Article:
Kevin Gorman: Steelers WR Martavis Bryant is right but in wrong way
Martavis Bryant managed to do the unimaginable after the Cincinnati game, becoming a bigger target for Steelers fans than the volatile Vontaze Burfict.
Not only did the Steelers' receiver continue to criticize his role in the offense, he did so at the expense of rookie JuJu Smith-Schuster, and reiterated his request for a trade — this time via Instagram.
Steelers coach Mike Tomlin is right in his assertion Bryant “was out of bounds” with both his message and his method.
“It's OK to want more playing time and to want to be a central reason why we're successful, provided you relay that in an appropriate way,” Tomlin said. “Social media is not an appropriate way.”
But Bryant is right about this much: The Steelers are wasting his talent.
Now, I'm not supporting the public pouting of a player who twice was suspended by the NFL for violating its substance-abuse policy and made negative headlines in the wake of the team's two biggest victories.
But Bryant is the type of target Ben Roethlisberger begged for, a tall target with breakaway speed. Only the second player in NFL history to score two touchdowns of at least 88 yards in his first two seasons.
And the Steelers aren't taking advantage of his big-play ability, targeting Bryant only five times with passes in the past two games and putting him on pace for career-low receiving averages.
As a rookie, Bryant set an NFL record for most receiving touchdowns in a player's first four games, with six, and the Steelers' record for touchdowns (14) in his first 16 regular-season games.
This season, Bryant has only 18 catches for 234 yards and one touchdown. He had one catch for 3 yards against the Bengals, a team he tortured for 21 receptions for 257 yards and three touchdowns in three previous regular-season games. That's not counting his circus catch-and-flip touchdown in the 2015 AFC wild-card game.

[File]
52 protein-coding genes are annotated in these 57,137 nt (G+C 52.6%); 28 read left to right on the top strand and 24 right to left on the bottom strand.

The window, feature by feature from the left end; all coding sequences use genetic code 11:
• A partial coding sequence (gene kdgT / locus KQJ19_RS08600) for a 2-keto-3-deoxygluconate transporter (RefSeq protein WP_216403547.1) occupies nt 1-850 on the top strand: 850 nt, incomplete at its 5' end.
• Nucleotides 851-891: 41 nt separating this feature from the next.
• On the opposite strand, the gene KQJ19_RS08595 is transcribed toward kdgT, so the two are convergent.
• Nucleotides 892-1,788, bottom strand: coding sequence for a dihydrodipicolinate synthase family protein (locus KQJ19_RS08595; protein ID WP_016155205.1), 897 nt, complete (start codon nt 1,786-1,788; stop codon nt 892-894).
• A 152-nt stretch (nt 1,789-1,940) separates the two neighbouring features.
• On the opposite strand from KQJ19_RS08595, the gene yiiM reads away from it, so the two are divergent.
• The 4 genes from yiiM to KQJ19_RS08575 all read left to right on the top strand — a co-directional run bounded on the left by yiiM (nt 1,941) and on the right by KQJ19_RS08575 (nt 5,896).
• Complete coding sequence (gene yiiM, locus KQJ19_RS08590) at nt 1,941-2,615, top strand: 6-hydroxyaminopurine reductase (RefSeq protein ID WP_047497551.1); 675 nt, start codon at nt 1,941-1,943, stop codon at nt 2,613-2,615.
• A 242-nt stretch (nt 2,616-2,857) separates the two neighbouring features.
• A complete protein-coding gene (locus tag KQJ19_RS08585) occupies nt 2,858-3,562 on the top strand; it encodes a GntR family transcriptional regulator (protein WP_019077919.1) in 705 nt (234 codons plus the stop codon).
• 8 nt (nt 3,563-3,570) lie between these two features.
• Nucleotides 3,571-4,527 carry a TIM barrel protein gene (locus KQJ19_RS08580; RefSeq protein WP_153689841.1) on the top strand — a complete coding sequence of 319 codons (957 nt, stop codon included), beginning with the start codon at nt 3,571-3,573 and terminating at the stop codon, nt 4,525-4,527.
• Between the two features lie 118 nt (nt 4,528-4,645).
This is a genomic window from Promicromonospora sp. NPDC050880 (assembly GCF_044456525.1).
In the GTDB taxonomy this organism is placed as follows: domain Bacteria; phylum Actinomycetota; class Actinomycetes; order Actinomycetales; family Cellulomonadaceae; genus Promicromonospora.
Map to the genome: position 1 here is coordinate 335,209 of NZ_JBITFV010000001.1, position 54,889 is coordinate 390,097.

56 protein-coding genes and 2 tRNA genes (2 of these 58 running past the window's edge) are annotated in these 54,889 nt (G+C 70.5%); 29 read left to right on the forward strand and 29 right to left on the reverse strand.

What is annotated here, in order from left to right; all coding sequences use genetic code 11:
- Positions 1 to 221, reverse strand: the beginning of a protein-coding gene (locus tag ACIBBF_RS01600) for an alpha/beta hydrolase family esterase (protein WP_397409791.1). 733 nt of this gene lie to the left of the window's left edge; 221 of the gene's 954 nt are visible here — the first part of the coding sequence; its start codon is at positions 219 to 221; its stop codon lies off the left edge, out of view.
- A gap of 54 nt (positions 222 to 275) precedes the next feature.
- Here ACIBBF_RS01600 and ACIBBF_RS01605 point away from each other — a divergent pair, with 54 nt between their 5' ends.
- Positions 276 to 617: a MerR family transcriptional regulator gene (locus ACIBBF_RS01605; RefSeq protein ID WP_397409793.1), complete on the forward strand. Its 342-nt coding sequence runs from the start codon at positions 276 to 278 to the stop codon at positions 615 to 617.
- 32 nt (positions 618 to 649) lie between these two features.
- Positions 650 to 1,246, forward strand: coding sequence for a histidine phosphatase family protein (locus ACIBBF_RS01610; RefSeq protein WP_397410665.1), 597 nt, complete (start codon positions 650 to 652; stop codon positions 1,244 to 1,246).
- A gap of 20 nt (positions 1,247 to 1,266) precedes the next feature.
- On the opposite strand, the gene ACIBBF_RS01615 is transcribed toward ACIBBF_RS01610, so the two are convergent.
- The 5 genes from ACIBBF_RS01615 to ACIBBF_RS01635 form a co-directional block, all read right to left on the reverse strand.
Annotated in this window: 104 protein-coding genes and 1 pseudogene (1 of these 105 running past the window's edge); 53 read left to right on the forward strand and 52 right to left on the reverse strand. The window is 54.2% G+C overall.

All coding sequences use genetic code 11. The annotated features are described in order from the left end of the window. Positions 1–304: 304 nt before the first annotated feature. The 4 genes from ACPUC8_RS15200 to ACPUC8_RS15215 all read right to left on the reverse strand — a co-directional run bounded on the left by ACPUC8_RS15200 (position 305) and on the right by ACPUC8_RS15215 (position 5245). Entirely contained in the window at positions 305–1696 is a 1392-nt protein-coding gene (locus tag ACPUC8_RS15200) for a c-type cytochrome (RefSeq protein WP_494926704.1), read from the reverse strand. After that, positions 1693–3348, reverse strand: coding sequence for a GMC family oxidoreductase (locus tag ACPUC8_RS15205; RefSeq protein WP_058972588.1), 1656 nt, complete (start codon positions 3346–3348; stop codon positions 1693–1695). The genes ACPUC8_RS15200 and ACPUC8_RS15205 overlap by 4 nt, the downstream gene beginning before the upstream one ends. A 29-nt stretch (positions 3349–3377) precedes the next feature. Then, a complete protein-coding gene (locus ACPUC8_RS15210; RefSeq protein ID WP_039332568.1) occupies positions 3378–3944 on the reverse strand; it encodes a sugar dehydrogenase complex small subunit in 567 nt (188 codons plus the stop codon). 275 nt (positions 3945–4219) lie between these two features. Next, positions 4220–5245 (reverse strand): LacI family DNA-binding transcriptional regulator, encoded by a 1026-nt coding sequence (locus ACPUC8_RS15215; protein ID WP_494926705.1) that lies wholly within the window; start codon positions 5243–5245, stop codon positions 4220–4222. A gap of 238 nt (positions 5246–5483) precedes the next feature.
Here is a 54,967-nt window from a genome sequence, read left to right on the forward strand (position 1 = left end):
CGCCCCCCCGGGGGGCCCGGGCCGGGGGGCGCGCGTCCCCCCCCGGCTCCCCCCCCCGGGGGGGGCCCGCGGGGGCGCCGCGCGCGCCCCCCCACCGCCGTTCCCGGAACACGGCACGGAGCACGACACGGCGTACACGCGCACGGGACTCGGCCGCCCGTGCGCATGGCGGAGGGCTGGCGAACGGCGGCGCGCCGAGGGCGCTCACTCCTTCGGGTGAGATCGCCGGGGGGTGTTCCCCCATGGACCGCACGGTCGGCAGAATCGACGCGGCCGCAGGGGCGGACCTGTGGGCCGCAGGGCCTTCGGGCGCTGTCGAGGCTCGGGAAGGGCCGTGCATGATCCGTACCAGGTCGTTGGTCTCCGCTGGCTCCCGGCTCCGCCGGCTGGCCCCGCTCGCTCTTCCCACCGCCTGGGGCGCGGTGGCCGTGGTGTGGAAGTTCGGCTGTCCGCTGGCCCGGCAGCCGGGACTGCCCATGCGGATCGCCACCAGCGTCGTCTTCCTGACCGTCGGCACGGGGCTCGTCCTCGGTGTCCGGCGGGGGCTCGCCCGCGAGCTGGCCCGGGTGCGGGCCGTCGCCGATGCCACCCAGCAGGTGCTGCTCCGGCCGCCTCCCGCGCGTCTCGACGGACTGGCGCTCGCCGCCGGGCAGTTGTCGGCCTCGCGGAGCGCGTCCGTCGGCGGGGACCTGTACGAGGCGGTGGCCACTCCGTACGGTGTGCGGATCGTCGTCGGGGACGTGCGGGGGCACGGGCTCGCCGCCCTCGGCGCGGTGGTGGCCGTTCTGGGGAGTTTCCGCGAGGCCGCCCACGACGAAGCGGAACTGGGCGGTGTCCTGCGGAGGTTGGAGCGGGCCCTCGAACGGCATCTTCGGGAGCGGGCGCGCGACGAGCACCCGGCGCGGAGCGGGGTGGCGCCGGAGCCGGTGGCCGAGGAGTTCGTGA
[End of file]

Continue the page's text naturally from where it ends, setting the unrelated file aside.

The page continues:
“It's irrelevant whether or not his gripe is legitimate,” Tomlin said. “The means he's going about it is inappropriate. It creates situations like this, where I'm wasting time out of my day fielding questions from (the media). That's why it's an issue.”
Speaking of social media, Bryant isn't a malingerer, as some media members suggested. Comparisons to Limas Sweed — a second-round bust who had 20 catches in two seasons with the Steelers — are simply absurd.
Tomlin acknowledged Bryant has “worked diligently” and had a strong week of practice. Roethlisberger said Bryant is “putting forth the effort.”
“I know it seems crazy, and you guys might be rolling your eyes,” Roethlisberger said on his weekly radio show on 93.7 FM, “but he is a good teammate.”
Instead, Bryant sounds selfish, especially with his comments to ESPN, by putting his personal achievements ahead of the team.
If there's a positive to come of this latest saga, it could be that Bryant's boiling over leads to conversations that clear up his frustrations. Bryant would be wise to stop spouting off on social media and start talking to Tomlin and then to his quarterback.
There's a reason Tomlin made it clear the Steelers won't cede to Bryant's trade demands: He's a tremendous talent, one they missed last season. And, like Bryant, the Steelers offense has yet to live up to its potential, especially in the red zone.
“I'm excited for what can come,” Roethlisberger said. “I know people are upset because you don't talk about a teammate, but he can help us. I'm not giving up on him and I hope he's not giving up on himself. So, let's find a way to use him.”
Now, the Steelers need to put a method behind that message.